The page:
Definition - What does Security Identifier (SID) mean?
A security identifier (SID) is a unique and unchallengeable identifier with a variable length used to point or identify a trustee (a user, user group or security principal). The security principal can only have one security identifier, which it retains for life and is also associated with all the principal’s properties including its name. This setup allows a principal to be renamed without affecting security attributes of objects that refer to that principal.
Techopedia explains Security Identifier (SID)
Each account on a Windows computer is given a unique SID by an authority like the Windows Domain Controller, and is then stored in the security database. Whenever the user logs on, the SID assigned to that user is retrieved from the security database and is placed in the access token for that particular user. The system will use the SID in the access token to authenticate the user for all succeeding interactions with Windows security. A security identifier can only be used as a unique identifier for a single user or group; when it has been assigned to one, it can never be reassigned for use by another user or user group.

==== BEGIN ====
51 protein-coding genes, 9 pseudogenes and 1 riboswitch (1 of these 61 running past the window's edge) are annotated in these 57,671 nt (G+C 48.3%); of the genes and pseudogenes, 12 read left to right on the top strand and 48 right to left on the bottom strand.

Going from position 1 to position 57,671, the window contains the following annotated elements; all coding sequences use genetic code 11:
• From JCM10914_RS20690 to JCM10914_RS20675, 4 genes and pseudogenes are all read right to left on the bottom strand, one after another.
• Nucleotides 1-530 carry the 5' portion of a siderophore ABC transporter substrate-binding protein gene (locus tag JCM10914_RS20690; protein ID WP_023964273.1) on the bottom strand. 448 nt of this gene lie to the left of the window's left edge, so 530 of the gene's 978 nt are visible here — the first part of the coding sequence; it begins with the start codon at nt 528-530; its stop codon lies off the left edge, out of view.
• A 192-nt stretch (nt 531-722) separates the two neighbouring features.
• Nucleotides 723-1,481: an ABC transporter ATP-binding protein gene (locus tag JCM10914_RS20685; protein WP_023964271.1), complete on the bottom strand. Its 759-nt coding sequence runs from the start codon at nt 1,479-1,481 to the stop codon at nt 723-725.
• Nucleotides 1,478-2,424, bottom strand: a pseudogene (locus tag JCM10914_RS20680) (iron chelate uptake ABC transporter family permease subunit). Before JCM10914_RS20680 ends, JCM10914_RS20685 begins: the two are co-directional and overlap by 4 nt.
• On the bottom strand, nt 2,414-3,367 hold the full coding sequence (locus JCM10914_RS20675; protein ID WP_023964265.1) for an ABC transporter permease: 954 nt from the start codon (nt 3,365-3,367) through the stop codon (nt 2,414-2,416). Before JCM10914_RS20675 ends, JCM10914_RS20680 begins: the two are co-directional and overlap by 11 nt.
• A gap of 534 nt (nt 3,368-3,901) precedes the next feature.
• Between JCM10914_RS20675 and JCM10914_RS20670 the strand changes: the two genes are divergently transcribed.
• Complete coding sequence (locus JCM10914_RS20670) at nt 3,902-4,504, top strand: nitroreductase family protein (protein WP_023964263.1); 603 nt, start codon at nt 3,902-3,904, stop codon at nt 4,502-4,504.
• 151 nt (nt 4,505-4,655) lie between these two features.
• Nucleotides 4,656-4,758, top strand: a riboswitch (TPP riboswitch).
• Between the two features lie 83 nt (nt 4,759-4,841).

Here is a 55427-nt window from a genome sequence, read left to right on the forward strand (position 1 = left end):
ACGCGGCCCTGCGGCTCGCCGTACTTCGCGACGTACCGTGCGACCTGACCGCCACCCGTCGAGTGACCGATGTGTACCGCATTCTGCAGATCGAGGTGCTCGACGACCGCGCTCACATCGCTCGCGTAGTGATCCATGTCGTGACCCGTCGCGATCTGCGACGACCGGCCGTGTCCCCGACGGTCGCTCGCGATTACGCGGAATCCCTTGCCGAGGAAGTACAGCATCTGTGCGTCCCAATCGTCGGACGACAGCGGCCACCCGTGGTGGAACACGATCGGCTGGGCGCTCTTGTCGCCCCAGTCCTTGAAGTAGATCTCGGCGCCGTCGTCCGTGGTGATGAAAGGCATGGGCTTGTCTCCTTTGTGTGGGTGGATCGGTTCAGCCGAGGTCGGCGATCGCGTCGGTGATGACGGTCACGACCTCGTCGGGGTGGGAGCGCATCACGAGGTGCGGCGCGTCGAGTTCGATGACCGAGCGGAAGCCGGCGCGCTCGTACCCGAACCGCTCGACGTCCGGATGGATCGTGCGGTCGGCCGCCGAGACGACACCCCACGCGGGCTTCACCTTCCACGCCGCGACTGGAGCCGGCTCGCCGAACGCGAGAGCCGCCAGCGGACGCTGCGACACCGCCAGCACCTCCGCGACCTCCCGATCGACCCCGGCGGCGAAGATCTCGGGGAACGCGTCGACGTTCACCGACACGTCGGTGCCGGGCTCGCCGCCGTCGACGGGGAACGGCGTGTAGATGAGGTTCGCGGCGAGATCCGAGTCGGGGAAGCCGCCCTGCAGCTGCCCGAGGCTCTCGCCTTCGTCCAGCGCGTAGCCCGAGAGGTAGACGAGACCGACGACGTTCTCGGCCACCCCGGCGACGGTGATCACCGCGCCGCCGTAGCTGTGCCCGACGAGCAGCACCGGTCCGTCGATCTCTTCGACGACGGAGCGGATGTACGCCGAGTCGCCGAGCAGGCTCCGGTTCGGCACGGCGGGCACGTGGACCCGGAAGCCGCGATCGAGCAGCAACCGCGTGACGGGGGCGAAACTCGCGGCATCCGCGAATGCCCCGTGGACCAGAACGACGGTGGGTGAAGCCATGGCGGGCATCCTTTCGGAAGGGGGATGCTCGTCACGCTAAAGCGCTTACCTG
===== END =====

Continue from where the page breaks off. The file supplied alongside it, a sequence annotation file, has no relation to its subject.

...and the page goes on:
Windows security makes use of SIDs in these security elements:
In access tokens as an identifier for a user or a group to which a user belongs
In access control entities as an authorization for access of a trustee whether allowed, denied or audited.
In security descriptors in order to identify who owns an object and primary group